The Impacts of Epigenetics on Health, Behavior and Your Brain

This team are making a name for themselvesDo you have epigenetic envy? I do at times. Do you know what epigenetics even is? Let me explain.

In simple terms, epigenetics refers to how different chemical and physical modifications can impact DNA function. That’s right, our environment and lifestyle choices actually modulate how our genes express themselves! For my fellow geeks out there, here’s a really scientific explanation which discusses the mechanisms behind these modifications (bold emphasis mine):1

Epigenetics refer to the study of the epigenome, chemical and physical modifications taking place in the DNA molecule, and altering the capacity of a gene to produce more or less of its coded mRNA. Given the high complexity of DNA organization, these modifications are expected to follow a defined pattern allowing the underlying molecular mechanisms to be performed correctly and to decode DNA in the context of chromatin. Epigenetic mechanisms refer to DNA methylation [40], histone modifications [41], and, more recently, posttranscriptional mechanisms such as microRNA [42,43]. Generally, DNA methylation has been suggested to direct transcriptional repression [40]. However, recent evidence suggest that this may be particularly true for methylation found within gene’s promoter while intra- and inter-genic methylation may be associated with the use of alternative promoters and active transcription [44]. At the chromatin level, high histone acetylation and low histone methylation levels have been associated with active transcription [41]. This being said and as mentioned previously, epigenetic mechanisms are thought to be involved in the modification of gene expression induced by environmental factors. As such, it is possible to conceptualize the epigenome as an interface on which environment can act to influence normal genetic processes and to hypothesize that epigenetic mechanisms may account, at least in part, for the regulation of behavior as a response to environmental adversity.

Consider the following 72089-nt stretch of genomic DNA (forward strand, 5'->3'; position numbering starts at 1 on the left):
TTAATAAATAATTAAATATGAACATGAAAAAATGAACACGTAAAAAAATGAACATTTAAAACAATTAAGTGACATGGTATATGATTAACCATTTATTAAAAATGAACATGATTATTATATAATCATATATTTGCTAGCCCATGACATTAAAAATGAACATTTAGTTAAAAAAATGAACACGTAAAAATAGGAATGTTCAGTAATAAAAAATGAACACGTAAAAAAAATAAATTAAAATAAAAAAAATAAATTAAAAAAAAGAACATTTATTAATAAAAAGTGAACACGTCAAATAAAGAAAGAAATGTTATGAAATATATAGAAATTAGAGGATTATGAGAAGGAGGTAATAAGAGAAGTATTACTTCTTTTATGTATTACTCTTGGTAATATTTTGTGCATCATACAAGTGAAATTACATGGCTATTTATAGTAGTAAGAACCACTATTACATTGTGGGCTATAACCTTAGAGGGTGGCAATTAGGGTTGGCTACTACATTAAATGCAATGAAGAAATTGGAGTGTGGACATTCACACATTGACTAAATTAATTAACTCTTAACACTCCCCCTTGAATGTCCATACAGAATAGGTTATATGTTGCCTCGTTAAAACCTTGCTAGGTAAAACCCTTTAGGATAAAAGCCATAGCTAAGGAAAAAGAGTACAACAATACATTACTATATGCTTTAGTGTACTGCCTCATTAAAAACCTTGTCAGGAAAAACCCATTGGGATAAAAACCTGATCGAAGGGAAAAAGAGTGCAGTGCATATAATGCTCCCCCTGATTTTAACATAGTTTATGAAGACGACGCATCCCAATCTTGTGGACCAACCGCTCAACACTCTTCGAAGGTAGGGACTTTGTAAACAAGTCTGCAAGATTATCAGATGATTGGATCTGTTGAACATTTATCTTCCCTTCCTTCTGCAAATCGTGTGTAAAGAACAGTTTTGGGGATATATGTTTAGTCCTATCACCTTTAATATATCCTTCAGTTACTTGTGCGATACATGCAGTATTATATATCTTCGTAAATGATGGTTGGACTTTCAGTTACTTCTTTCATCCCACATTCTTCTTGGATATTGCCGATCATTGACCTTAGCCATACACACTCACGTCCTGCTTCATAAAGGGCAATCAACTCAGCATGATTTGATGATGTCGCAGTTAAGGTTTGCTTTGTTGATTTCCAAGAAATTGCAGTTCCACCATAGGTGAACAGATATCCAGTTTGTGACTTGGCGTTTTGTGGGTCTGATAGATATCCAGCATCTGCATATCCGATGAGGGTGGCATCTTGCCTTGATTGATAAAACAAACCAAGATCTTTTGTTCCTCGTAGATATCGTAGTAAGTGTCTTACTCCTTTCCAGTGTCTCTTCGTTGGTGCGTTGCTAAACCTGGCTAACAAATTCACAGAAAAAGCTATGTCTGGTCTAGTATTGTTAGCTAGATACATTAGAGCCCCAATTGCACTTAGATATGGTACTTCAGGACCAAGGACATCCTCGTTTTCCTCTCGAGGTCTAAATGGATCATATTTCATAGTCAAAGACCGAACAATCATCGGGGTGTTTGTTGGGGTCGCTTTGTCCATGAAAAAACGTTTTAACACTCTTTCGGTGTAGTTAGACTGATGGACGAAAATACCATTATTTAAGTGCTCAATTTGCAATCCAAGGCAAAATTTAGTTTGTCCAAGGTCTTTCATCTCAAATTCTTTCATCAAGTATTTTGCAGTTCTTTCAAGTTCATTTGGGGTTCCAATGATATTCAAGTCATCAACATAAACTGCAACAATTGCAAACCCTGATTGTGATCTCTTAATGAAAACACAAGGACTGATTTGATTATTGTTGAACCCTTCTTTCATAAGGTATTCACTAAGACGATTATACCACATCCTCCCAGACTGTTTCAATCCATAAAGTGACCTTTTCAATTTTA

These next few months are getting a little hectic for me as I prep for my functional medicine certification, BreakFree Medicine book release, website redesign, and a few other projects and events. It’s definitely an exciting and potentially stressful time. What does this have to do with epigenetics? Well, how my body responds isn’t just related to my temperament or my genes, but epigenetic modifications that occurred throughout my life, even prenatally. Let me explain.


A Walk Down Human Genome Lane